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Building new coop with old coop...what do i do with my hens till im finished?

post #1 of 5
Thread Starter 

I have an A-frame coop right now that I absolutly hate (I think the girls hate it too) that I want to replace with a new and improved coop. I want to build it in the same spot as the old one and In order to afford the new coop I will have to reuse some of the old coop materials. So basically I need to tear down the old coop before I can Build the new coop. I bought the plans for the Wichita Coop, I am a competent builder and I will have one other person helping me so I think we can get it done in a day, but if we can't I don't know what to for temporary sleeping accomodations for my hens. any suggestions?...besides the obvious check them into the Hilton Hen Hotel until the project is complete...:D

post #2 of 5
Quote:
Originally Posted by clehmberg View Post
 

I have an A-frame coop right now that I absolutly hate (I think the girls hate it too) that I want to replace with a new and improved coop. I want to build it in the same spot as the old one and In order to afford the new coop I will have to reuse some of the old coop materials. So basically I need to tear down the old coop before I can Build the new coop. I bought the plans for the Wichita Coop, I am a competent builder and I will have one other person helping me so I think we can get it done in a day, but if we can't I don't know what to for temporary sleeping accomodations for my hens. any suggestions?...besides the obvious check them into the Hilton Hen Hotel until the project is complete...:D

WELCOME TO BYC!!!

 

How many chickens do you have?

how many days to complete the housing part of the coop and how many days to complete the RUN area do you need?


Edited by Sally Sunshine - 9/30/15 at 5:18pm
post #3 of 5
Thread Starter 
I don't really have a time line...I'm not much of a planner. I have 5 hens, 3 are about a year old and 2 are about 8 months...I think I will be able to get most of the while thing done in a day...maybe 2...I'm planning on making the coop area a little bit bigger in case I want to get more hens in the future.
post #4 of 5
Quote:
Originally Posted by clehmberg View Post

I don't really have a time line...I'm not much of a planner. I have 5 hens, 3 are about a year old and 2 are about 8 months...I think I will be able to get most of the while thing done in a day...maybe 2...I'm planning on making the coop area a little bit bigger in case I want to get more hens in the future.

You should be able to just run a ring of wire around in the yard and put a sheet or plastic tarp over it while you work, and if you dont finish put them in a dog crate to over night them?

post #5 of 5
I don’t know your weather or what your current run looks like, how predator proof it is, or how it fits into your construction project, assuming you have a run. For hens that age weather should not be a problem unless you have something really freak going on like that hurricane. It’s the predators I’d be concerned about. With the Wichita coop the run is basically incorporated into the coop so I think you are looking at something totally separate to house them.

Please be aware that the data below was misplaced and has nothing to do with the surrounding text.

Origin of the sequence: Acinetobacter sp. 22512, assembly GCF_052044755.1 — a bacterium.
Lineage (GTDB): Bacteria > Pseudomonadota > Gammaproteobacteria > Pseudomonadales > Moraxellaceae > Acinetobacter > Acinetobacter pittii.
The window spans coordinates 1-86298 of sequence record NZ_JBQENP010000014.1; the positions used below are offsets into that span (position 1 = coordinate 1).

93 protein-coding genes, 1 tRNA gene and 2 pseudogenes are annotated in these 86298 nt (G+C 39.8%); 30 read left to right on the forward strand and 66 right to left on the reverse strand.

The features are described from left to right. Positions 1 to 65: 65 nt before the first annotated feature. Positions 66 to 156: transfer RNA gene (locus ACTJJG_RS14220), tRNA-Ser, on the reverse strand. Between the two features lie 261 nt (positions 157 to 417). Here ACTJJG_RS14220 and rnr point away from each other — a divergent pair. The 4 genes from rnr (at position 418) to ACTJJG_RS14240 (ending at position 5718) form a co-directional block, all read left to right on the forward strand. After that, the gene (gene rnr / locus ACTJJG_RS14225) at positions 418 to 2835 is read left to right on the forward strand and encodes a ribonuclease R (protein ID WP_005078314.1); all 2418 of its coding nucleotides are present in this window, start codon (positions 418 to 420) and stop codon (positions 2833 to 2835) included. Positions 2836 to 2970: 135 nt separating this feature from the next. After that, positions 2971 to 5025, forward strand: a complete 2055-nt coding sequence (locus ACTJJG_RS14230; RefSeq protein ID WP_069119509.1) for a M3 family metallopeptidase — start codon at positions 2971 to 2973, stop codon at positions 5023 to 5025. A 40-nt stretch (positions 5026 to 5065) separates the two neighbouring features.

Sally’s idea isn’t bad if you have a dog crate. Those can be expensive.

If you have a garage or outbuilding that is predator proof, build a pen out of cheap chicken wire and use cardboard for a floor so you can just toss or burn the cardboard afterwards. You are containing the chicken and their poop, the building takes care of predators.

I like the idea of a second “coop”, someplace you can isolate a chicken if you wish, which I often do. It doesn’t have to be huge and build it mostly out of wire to keep costs down. If it will fit inside your larger coop or you can incorporate it in your design so they are connected, even better. With the Wichita it’s unlikely you can hang it off the wall of the coop internally so the far end of the run is probably better. Cover it with a tarp initially for weather protection but as money or materials become available add a permanent cover, top and sides. Of course it would have to be built predator-proof to start with if it is outside. That costs more.

If you elevate it and use a wire floor, you have a broody buster. If you have electricity down there you can use it as a brooder, just put cardboard on the floor to keep heat in. If you want to isolate a broody hen so she can hatch chicks, you have a place ready, again use a cardboard floor. If you want to isolate an injured chicken you are good to go. Since it is next to the other chickens it is not a good place to quarantine or isolate a sick chicken. It would be great to house later additions to the flock for a week or so to help with integration as long as they can see each other.

This is probably more than you want to spend plus it could make your new coop less pretty, but the flexibility this gives you in tremendous if you need it, like you need it now. Just something to think about.

Good luck on the new build.

When you come to a fork in the road, take it.

 

"If you make every game a life-and-death proposition, you're going to have problems. For one thing, you'll be dead a lot." — former North Carolina coach Dean Smith

 

http://www.backyardchickens.com/a/how-much-room-do-chickens-need

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When you come to a fork in the road, take it.

 

"If you make every game a life-and-death proposition, you're going to have problems. For one thing, you'll be dead a lot." — former North Carolina coach Dean Smith

 

http://www.backyardchickens.com/a/how-much-room-do-chickens-need

Reply
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